Thursday, April 9, 2009
Babies Vs. Bunnies
A few days ago this idea popped into my head:
"What if things got switched up a bit and a giant Easter bunny went around hiding human babies in the grass for little bunnies to find?"
That's it. My mind went straight to that. No beating around the bushy tails. I'd say it took about nine hours from that concept's incubation until its hatching onto Draw, Burt, Draw! I did get carried away (as usual), but I knew from the start that I was going to get a bunch of kicks out of this.
There's a baby trying to eat a squirrel, for baby-crying out loud! Babies riding animals! There is even a secret, hidden baby.
I was having an in-depth discussion with my friend (a fellow illustrator) Denis about the outcome of a war between babies and bunnies. I've spontaneously decided to write a backstory for this epic idea:
The Adorable, Yet Oppressively Stinky War
After peace talks had failed multiple times, and the dispute over supplies of mashed carrots had come to a head, war was declared globally between all of bunny and babykind. There could be no pacifistic solution (all of the baby pacifiers were long gone, due to a daring raid on a large stockpile in Paris by a multi-national troupe of multi-colored rebel rabbits earlier in the year).
Following countless skirmishes in the Americas, Southern Asia and Western Europe, a decisive battle was fought. This major encounter became later known as the Battle of the Bulging Diaper. Armies ten thousand strong amassed for each side. Knowing the importance of this particular fight, both sides started each other down for days, waiting to see who would make the first move. Corporal Blankie Pinkbottom later chronicled these tense times leading up to the battle in his novel, The Day That Changed Our Lives, And Our Diapers. What follows is an excerpt, translated from baby-talk by a team of scholars:
"We were all hungry, tired, thirsty and needed changing in a bad way. My regiment knew the big moment was coming, and we could feel destiny taking baby steps towards us. I want to go nap-nap."
The Battle of the Bulging Diaper commenced when a bottle-rocket accidentally went off and shot into the sky. Taking this as an offensive maneuver, the rabbit army charged the front, catching the babies off guard. Rallying their second line, and water balloon artillery, the babies soon regained ground, taking only minor injuries. What follows is another excerpt from Corporal Pinkbottom's account:
"Did those furskins think we'd give up that easily? Do they not KNOW what we babies are made of? Do they expect us to crawl around on our hands and knees, begging for mercy, crying for mommy? Pah, I spit-up in their faces."
War was cutely waged for a few minutes before both rabbit and baby alike started wailing. The piercing cry of twenty thousand irritated soldiers caused both armies to cease offensive action and enter into truce talks. The battlefield was slowly cleared. On a sidenote, the battlefield cleanup took months. Can you imagine twenty-thousand poop factories in one place for an extended period of time?!?!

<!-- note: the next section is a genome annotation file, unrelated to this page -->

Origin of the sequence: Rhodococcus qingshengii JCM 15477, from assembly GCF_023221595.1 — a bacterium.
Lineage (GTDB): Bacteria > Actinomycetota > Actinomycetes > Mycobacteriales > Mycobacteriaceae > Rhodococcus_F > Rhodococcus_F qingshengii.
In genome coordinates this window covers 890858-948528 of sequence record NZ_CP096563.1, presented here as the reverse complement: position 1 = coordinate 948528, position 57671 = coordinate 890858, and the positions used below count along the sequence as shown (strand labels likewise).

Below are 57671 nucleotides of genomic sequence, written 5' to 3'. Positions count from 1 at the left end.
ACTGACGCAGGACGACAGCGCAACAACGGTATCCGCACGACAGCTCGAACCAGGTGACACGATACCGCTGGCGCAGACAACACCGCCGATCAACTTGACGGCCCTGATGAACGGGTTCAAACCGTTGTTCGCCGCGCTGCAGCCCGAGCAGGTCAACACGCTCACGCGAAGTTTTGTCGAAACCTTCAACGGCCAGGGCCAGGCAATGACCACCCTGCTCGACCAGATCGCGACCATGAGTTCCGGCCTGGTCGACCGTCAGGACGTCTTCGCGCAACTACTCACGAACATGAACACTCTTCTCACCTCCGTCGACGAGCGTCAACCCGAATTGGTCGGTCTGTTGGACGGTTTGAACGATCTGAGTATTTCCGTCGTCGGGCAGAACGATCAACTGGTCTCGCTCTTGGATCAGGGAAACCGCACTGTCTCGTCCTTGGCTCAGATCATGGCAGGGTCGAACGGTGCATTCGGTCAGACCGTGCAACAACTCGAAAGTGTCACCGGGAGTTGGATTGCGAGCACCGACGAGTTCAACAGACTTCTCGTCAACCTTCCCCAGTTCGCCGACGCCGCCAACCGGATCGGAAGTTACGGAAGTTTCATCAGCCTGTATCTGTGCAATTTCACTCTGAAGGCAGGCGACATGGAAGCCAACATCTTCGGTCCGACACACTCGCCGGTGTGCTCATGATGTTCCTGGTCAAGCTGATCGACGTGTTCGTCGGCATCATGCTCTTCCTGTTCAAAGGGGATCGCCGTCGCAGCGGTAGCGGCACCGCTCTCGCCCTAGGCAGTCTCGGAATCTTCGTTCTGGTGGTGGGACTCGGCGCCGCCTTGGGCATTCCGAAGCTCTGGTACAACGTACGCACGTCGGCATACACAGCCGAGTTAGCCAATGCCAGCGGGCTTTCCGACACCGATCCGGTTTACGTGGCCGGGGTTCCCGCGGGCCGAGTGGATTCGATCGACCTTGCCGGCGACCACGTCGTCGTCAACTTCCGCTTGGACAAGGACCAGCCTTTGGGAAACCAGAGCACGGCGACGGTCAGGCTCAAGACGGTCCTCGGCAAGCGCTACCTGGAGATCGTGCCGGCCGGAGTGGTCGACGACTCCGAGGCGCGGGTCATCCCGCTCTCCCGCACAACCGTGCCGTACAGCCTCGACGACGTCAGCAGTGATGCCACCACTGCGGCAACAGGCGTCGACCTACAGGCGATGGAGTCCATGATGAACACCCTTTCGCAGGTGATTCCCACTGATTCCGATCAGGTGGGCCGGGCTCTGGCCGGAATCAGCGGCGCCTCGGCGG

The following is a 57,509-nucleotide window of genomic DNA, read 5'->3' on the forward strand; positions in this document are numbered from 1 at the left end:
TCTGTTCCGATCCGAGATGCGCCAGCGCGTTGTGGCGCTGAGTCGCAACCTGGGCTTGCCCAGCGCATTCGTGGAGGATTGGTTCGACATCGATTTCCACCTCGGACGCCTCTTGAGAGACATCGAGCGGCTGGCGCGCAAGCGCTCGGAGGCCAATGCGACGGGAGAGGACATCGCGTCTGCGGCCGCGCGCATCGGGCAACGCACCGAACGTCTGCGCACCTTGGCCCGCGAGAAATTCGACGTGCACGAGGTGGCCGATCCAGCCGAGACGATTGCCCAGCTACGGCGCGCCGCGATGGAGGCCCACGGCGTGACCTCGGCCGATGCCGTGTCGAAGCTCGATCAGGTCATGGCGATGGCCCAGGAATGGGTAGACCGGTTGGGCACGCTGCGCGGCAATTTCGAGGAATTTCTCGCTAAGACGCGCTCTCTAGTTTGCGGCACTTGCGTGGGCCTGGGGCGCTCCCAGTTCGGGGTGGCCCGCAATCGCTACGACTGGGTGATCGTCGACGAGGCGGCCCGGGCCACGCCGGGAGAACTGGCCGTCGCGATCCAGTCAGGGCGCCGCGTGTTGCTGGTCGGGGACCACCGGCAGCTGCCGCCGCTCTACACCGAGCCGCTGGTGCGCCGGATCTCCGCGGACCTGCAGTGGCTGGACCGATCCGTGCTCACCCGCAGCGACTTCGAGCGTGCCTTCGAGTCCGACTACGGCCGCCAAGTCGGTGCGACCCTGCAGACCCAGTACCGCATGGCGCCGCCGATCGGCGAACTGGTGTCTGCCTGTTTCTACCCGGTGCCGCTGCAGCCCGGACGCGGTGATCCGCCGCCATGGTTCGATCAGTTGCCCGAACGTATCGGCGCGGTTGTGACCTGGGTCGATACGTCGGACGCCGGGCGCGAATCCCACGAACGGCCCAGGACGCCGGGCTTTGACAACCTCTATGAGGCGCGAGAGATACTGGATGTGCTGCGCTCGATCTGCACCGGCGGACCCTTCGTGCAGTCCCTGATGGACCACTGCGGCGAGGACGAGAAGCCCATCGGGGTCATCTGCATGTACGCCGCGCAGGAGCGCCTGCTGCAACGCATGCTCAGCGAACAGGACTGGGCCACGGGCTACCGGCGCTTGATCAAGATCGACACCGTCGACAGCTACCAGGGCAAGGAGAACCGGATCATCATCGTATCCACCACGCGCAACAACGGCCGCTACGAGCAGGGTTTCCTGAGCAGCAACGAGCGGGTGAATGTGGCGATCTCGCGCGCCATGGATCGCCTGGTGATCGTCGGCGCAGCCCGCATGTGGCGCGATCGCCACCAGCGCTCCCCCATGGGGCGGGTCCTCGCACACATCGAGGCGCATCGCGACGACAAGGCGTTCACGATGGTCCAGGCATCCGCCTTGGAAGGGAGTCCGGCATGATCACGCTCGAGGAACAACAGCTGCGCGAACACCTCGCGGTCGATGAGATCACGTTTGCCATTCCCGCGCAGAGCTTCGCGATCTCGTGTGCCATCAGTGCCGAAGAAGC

The Aftermath (Afternap)
The terms of the truce were simple and giggle-inducing. The babies were to supply the rabbits with a goodly supple of mashed veggies and juice boxes, while the rabbits would dish out free bunnyback rides upon any infant's request. Paw met chubby hand at a formal dinner and the two heads of the armies agreed on peace and peas.
Nibbles Hairrington, one of bunnykind's most revered diplomats, proclaimed the truce to be one of the greatest moments in recent history. At least, that is what bunny-talk specialists tell us. It was mostly just blinks and hops. But an excerpt from the transcribed "speech" sheds some light on the rabbits' point of view:
"As the literal cries of both babe and bun alike slowly waned with the daylight, a different sort or cry took its place. A cry of rejoicing; lament was no longer welcome. Differences aside, babe and bun have come together on this night, lowered their warring arms, and embraced one another in loving arms.
Embrace this moment, all. For it simply isn't enough to be adorable. One must also adore."
Thus ended the cutest struggle that has ever swept this planet. On a sidenote, Corporal Blankie Pinkbottom was decorated with several medals for displaying incredible feats of babery during the Battle of the Bulging Diaper. He was immediately promoted to Sergeant and put in charge of his own platoon, which he immediately branded as "The Terrible Tykes." They have gone on to be one of the Baby Army's most respected and accomplished platoons.
This, of course, has nothing directly to do with the illustration, which is obviously post-truce.
I had a great time drawing this, as you can probably tell. If you'd like a higher resolution version, let me know; it's hard to see all of the details in this web version.
OH! And be sure to leave a comment answering this question:
Which is your favorite baby illustrated here?
Have a happy Easter!